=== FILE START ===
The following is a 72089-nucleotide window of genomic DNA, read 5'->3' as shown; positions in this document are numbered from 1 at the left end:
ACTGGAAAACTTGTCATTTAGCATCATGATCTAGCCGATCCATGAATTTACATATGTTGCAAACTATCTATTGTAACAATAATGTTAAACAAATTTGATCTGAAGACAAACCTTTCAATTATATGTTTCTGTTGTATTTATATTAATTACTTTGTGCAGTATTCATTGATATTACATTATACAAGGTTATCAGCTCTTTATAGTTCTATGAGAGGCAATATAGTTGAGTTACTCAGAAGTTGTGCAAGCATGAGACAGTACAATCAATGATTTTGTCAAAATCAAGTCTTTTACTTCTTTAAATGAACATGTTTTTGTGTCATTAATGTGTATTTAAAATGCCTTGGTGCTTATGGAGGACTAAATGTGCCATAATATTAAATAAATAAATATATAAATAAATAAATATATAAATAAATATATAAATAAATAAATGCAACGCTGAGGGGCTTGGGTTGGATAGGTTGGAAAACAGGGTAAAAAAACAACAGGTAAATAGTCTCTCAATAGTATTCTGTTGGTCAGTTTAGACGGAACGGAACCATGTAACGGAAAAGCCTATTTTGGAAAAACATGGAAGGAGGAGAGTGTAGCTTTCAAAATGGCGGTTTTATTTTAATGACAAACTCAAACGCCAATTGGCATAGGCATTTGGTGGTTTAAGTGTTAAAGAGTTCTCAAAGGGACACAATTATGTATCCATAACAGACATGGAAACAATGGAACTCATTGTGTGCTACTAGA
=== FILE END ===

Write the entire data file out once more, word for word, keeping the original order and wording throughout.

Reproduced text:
The following is a 72089-nucleotide window of genomic DNA, read 5'->3' as shown; positions in this document are numbered from 1 at the left end:
ACTGGAAAACTTGTCATTTAGCATCATGATCTAGCCGATCCATGAATTTACATATGTTGCAAACTATCTATTGTAACAATAATGTTAAACAAATTTGATCTGAAGACAAACCTTTCAATTATATGTTTCTGTTGTATTTATATTAATTACTTTGTGCAGTATTCATTGATATTACATTATACAAGGTTATCAGCTCTTTATAGTTCTATGAGAGGCAATATAGTTGAGTTACTCAGAAGTTGTGCAAGCATGAGACAGTACAATCAATGATTTTGTCAAAATCAAGTCTTTTACTTCTTTAAATGAACATGTTTTTGTGTCATTAATGTGTATTTAAAATGCCTTGGTGCTTATGGAGGACTAAATGTGCCATAATATTAAATAAATAAATATATAAATAAATAAATATATAAATAAATATATAAATAAATAAATGCAACGCTGAGGGGCTTGGGTTGGATAGGTTGGAAAACAGGGTAAAAAAACAACAGGTAAATAGTCTCTCAATAGTATTCTGTTGGTCAGTTTAGACGGAACGGAACCATGTAACGGAAAAGCCTATTTTGGAAAAACATGGAAGGAGGAGAGTGTAGCTTTCAAAATGGCGGTTTTATTTTAATGACAAACTCAAACGCCAATTGGCATAGGCATTTGGTGGTTTAAGTGTTAAAGAGTTCTCAAAGGGACACAATTATGTATCCATAACAGACATGGAAACAATGGAACTCATTGTGTGCTACTAGA